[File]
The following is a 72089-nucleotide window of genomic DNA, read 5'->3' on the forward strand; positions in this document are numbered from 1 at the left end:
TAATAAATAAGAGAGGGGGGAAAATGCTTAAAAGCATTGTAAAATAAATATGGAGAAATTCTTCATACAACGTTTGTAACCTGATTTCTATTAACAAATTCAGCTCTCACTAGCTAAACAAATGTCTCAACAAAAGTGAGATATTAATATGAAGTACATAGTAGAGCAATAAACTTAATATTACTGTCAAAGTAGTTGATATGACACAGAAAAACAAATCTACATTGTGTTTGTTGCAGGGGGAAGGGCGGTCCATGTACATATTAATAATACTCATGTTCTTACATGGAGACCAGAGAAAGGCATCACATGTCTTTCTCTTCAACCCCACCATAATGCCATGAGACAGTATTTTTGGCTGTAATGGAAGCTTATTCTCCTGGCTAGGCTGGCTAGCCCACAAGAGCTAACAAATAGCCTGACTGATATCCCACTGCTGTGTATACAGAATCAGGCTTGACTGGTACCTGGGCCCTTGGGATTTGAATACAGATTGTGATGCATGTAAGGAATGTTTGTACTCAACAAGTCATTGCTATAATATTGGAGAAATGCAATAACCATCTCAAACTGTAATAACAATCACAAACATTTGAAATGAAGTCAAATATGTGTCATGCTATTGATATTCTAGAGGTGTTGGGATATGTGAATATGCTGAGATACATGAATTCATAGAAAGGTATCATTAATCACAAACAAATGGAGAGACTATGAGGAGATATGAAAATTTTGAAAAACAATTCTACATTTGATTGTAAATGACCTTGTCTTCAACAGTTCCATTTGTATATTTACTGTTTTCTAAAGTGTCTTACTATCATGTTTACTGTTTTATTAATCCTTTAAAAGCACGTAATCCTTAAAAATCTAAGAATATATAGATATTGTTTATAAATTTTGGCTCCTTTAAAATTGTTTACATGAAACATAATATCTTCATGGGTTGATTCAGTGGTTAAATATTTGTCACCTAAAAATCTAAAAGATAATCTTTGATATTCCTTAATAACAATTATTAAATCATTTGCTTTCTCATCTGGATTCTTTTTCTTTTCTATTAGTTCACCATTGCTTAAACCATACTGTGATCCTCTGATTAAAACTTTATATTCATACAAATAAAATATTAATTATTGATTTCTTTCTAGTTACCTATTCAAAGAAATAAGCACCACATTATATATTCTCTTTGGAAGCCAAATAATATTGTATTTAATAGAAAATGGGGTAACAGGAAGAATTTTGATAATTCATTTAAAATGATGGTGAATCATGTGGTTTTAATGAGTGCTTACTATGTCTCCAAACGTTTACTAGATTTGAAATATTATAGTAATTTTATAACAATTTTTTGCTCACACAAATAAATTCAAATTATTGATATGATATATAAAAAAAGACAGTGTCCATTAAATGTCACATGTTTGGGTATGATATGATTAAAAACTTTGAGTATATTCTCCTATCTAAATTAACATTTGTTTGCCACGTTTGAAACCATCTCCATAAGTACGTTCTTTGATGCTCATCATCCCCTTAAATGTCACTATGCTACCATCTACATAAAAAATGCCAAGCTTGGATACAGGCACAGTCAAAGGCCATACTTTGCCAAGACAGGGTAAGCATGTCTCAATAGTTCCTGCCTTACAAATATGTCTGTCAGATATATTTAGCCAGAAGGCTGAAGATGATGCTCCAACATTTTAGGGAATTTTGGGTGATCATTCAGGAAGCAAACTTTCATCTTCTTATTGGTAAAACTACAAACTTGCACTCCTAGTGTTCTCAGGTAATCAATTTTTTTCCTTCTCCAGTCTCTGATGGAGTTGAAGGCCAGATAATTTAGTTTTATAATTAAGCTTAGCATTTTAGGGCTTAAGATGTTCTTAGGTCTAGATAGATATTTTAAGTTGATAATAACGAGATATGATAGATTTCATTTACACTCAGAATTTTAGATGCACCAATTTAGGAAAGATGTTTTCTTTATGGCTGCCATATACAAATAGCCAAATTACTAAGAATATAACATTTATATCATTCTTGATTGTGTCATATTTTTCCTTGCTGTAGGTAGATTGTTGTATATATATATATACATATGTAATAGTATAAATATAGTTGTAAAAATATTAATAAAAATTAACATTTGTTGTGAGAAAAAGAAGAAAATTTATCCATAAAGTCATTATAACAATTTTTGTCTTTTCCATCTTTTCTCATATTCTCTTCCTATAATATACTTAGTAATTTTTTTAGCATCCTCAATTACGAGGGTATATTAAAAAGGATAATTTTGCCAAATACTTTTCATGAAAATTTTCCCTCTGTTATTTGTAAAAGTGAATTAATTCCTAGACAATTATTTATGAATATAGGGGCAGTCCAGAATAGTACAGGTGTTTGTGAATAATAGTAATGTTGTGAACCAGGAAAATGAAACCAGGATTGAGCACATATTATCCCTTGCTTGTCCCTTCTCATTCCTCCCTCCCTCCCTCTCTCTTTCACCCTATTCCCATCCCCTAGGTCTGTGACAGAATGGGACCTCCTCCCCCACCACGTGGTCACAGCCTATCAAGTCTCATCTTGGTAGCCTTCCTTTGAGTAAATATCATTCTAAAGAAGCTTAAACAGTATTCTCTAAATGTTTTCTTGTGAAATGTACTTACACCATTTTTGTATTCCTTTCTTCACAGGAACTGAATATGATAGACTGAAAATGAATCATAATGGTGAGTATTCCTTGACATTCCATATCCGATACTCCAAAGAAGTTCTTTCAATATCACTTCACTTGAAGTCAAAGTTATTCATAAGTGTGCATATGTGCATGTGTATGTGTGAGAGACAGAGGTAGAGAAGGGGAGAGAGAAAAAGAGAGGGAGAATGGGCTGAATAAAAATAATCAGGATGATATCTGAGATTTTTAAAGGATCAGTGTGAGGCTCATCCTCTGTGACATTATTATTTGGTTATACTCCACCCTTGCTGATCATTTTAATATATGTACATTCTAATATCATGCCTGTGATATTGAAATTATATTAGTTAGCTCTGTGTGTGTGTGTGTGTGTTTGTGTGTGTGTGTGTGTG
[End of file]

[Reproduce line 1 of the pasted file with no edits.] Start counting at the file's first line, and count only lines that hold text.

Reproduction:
The following is a 72089-nucleotide window of genomic DNA, read 5'->3' on the forward strand; positions in this document are numbered from 1 at the left end: